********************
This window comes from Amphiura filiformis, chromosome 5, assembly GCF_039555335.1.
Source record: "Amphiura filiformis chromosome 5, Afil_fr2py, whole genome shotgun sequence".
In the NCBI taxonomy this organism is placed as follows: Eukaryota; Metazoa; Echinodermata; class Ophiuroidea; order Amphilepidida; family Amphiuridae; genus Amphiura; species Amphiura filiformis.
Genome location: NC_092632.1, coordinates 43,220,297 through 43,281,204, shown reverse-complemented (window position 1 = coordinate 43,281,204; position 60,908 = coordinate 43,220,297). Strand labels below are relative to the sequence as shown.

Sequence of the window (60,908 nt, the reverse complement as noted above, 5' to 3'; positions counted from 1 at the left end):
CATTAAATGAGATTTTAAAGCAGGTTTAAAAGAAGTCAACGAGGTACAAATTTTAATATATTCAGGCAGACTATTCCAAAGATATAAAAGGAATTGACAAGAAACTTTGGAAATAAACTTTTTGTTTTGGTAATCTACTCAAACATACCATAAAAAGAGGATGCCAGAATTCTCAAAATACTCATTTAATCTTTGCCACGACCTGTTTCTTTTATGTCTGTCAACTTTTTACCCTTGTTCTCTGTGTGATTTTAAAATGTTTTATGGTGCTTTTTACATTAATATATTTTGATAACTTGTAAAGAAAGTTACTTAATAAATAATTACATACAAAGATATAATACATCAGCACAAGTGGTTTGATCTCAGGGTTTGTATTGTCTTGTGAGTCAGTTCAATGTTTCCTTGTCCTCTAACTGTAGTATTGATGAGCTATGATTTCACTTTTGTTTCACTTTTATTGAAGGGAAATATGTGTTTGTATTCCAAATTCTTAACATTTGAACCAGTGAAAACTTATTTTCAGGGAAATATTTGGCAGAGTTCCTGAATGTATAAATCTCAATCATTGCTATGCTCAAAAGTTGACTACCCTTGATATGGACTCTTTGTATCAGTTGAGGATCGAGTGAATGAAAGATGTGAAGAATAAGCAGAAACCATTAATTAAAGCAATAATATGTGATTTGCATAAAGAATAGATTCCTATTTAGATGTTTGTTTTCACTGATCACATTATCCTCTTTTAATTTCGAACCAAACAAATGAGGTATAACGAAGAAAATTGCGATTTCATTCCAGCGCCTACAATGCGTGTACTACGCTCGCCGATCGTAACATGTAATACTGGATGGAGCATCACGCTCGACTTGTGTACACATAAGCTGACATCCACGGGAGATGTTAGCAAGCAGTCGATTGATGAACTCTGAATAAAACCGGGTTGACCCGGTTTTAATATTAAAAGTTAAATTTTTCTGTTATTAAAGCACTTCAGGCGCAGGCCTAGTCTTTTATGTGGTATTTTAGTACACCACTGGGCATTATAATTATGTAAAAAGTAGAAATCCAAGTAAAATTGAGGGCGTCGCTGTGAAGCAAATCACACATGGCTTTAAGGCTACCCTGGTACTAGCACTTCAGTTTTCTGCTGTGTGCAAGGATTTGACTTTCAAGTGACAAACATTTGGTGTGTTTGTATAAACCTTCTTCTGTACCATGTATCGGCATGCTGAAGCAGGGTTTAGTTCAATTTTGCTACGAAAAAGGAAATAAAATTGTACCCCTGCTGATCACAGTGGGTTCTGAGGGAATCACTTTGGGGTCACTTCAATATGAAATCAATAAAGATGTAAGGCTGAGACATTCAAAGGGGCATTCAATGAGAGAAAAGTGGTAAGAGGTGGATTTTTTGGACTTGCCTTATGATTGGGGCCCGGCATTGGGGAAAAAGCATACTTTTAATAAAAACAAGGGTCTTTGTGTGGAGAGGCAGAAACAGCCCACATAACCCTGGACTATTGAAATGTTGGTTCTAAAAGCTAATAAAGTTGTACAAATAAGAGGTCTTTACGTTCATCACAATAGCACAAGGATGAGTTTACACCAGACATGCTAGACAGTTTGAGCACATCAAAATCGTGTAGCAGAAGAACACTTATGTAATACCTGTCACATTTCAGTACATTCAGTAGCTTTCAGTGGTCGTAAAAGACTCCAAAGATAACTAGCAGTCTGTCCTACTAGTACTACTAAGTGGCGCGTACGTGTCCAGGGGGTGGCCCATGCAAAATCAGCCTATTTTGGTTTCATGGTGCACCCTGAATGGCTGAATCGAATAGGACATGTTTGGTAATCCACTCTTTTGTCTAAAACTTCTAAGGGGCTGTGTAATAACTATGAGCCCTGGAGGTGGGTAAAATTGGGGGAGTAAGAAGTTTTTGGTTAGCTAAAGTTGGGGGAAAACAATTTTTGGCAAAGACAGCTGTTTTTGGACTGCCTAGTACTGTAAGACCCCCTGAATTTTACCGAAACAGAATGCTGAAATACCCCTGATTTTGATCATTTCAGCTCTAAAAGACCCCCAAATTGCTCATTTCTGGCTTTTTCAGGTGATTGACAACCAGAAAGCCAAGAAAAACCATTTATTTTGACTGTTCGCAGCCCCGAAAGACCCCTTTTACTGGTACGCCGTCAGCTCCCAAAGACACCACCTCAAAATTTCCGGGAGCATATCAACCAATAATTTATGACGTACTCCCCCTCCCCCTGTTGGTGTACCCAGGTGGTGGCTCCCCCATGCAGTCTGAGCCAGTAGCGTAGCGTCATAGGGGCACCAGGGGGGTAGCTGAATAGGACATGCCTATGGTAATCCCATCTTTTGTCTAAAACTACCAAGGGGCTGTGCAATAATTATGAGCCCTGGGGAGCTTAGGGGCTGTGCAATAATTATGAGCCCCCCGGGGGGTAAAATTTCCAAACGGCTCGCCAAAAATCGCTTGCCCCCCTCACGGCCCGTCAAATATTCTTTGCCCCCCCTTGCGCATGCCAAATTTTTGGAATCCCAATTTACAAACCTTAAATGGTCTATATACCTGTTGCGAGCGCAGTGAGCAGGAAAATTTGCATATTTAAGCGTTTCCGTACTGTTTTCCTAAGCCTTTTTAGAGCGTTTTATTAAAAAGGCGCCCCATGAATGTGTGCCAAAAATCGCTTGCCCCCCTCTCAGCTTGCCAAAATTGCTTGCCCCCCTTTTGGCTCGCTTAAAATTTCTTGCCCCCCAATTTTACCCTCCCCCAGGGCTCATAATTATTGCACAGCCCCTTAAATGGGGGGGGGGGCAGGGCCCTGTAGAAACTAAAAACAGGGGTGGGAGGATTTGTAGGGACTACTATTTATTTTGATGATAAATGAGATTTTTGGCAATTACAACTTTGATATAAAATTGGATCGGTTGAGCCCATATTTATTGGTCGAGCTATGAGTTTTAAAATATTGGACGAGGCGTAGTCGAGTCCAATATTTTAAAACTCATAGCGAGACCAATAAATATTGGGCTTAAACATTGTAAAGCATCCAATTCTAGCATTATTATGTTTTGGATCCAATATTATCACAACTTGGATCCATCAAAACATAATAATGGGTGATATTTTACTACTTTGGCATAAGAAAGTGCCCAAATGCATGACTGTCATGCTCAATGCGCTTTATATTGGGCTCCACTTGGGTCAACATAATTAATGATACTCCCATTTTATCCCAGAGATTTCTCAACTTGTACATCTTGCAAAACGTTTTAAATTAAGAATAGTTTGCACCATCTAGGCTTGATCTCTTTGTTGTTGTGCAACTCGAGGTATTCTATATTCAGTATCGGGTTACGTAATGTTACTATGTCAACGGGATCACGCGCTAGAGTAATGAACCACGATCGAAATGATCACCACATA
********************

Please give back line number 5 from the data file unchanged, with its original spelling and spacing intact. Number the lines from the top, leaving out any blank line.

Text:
Sequence of the window (60,908 nt, the reverse complement as noted above, 5' to 3'; positions counted from 1 at the left end):